Bullying and Substance Use Part I: What Do We Know?

Bullying and Substance Use Part I: What Do We Know?

This post is the first part of a two part series, click here to read Part II: Now That We Know, What Can We Do?
Or, click here to read more from the Catalyst blog here.

Part I: Introduction

Unwanted or aggressive behavior among school children is often described as “bullying.” In 2012 an article was published about a study that looked at the relationship between bullying and substance use in middle and high school students. The purpose of the study was to add to the then limited research about this connection by looking at self-reported prevalence of bullying and substance use in middle and high school youth. Although a link between bullying and the use of alcohol, cigarettes, and marijuana had been established, researchers wanted to discover potential variations in substance use by bullies, victims, and bully-victims (victims of bullying who then bully others) and look for implications for prevention and intervention (Radliff et al., 2012). Using scales for bullying, victimization, and substance use, the study authors found evidence that supported both students who bullied and bully-victims having increased rates of substance use. For both middle-schoolers and high-schoolers, the majority of students in the survey (n=78,333) were not involved in bullying and were non-users of substances. Bullying and substance use status were related significantly for all three substances, with bullies and bully-victims having the highest rates of substance use. The researchers concluded that prevention and intervention programs should address the negative effects of both bullying and substance use and cited the need for longitudinal research and efforts to reduce risky behaviors and promote healthy social interactions in schools.

Bullying Definition

In his initial research into bullying, Olweus used three criteria to define bullying:

  • Intentionality: “an intent or desire/aim to inflict harm (injury or discomfort) upon another” (2013).
  • Some Repetitiveness: Repetitiveness was added to be “more certain that the negative behavior is intended,” although Olweus states that he “never thought of this as an absolutely necessary criterion (Olweus 1993, 1999).
  • Power Imbalance: In this criterion, Olweus maintains that “the ultimate ‘power of definition’ must reside with the targeted student—at least as a basic point of departure” due to the difficulty of identifying behavior as bullying with accuracy as a person outside of the interaction and the fact that the perceptions of the victim impact the definition of behavior as bullying (Olweus, 2013).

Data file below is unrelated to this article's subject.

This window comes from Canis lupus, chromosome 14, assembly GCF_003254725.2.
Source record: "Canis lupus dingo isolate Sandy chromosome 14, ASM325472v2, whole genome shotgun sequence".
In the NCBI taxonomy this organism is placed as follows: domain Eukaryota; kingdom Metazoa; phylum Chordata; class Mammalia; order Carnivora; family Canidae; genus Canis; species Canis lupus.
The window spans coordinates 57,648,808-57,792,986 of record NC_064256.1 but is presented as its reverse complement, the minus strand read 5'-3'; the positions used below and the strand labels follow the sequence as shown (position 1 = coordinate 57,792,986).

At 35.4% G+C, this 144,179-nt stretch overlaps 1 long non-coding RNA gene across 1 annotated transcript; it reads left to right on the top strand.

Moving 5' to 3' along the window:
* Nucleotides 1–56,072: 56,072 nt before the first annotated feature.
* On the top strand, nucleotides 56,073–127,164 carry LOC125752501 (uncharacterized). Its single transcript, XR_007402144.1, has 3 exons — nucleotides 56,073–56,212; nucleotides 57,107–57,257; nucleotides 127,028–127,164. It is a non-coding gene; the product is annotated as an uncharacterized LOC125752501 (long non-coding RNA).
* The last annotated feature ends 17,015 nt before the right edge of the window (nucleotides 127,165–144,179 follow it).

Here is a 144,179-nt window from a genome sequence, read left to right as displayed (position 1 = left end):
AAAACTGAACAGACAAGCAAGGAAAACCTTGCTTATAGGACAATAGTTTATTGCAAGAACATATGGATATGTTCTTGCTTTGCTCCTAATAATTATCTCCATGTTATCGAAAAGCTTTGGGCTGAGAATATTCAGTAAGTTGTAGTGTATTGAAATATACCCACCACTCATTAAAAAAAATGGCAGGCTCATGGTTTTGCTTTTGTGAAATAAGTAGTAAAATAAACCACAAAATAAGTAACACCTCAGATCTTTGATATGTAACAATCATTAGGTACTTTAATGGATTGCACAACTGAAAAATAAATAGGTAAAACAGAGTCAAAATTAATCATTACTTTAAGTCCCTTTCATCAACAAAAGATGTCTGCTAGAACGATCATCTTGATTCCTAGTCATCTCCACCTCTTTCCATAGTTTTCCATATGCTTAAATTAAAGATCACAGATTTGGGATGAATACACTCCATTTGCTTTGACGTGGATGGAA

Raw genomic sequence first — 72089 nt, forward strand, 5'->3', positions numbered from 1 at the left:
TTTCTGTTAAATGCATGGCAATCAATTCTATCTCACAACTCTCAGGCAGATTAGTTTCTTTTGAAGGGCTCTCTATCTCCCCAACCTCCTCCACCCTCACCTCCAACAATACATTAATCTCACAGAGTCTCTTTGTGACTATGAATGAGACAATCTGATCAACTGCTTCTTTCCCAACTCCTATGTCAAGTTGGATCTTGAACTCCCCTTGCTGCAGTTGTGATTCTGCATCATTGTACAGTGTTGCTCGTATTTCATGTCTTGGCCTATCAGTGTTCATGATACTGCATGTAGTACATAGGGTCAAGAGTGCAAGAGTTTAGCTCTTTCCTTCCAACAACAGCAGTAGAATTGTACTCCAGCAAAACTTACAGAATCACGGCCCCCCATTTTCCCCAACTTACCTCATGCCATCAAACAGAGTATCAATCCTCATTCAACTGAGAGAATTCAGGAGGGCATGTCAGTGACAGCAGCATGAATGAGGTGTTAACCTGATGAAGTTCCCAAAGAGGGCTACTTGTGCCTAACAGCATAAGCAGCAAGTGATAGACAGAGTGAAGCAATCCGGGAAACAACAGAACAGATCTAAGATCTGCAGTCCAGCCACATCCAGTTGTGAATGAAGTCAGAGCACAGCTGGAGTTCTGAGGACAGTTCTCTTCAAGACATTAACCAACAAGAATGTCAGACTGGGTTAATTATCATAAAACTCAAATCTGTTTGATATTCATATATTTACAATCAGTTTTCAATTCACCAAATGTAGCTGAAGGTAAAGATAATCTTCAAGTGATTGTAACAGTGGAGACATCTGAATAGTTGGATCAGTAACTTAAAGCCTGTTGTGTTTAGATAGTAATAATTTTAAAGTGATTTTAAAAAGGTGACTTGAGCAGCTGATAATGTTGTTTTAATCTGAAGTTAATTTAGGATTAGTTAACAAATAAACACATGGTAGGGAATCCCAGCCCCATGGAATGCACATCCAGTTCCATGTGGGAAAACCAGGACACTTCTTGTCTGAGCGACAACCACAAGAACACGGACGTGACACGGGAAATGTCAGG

Olweus also states that these criteria help not only to define bullying but also to distinguish bullying from general victimization and general aggression, and aid in measuring behaviors during research and in intervening appropriately in practice.

Categories of Bullying

According to the stopbullying.gov website, there are three different categories of bullying:

  • “Verbal bullying is saying or writing mean things. Verbal bullying includes:
    • Teasing
    • Name-calling
    • Inappropriate sexual comments
    • Taunting
    • Threatening to cause harm.
  • Social bullying, sometimes referred to as relational bullying, involves hurting someone’s reputation or relationships. Social bullying includes:
    • Leaving someone out on purpose
    • Telling other children not to be friends with someone
    • Spreading rumors about someone
    • Embarrassing someone in public
  • Physical bullying involves hurting a person’s body or possessions. Physical bullying includes:
    • Hitting/kicking/pinching
    • Spitting
    • Tripping/pushing
    • Taking or breaking someone’s things
    • Making mean or rude hand gestures (stopbullying.gov, 2020).

Bullying most often happens within the school setting and also occurs during travel to and from school, in neighborhoods, and on the Internet as Cyberbullying. Cyberbullying can happen on cell phones as texting, and on computers and tablets through social media, email, and even online gaming applications. Cyberbullying is the “sending, posting, or sharing of negative, harmful, false, or mean content about someone else” (stopbullying.gov, 2020).  Because digital devices enable 24-hour communication, the information posted is permanent and public, and the behavior is difficult for teachers and parents to see and monitor, cyberbullying is often described as “Persistent, Permanent, and Hard to Notice.” Cyberbullying is also potentially difficult to control because it can be said to fall under the right to freedom of speech (Zych et al., 2015). However, cyberbullying can also cross the line into unlawful behavior, and schools may be required to act when cyberbullying occurs. A map of state and local laws, policies, and regulations is available on the Laws Policies & Regulations page of the stopbullying.org website.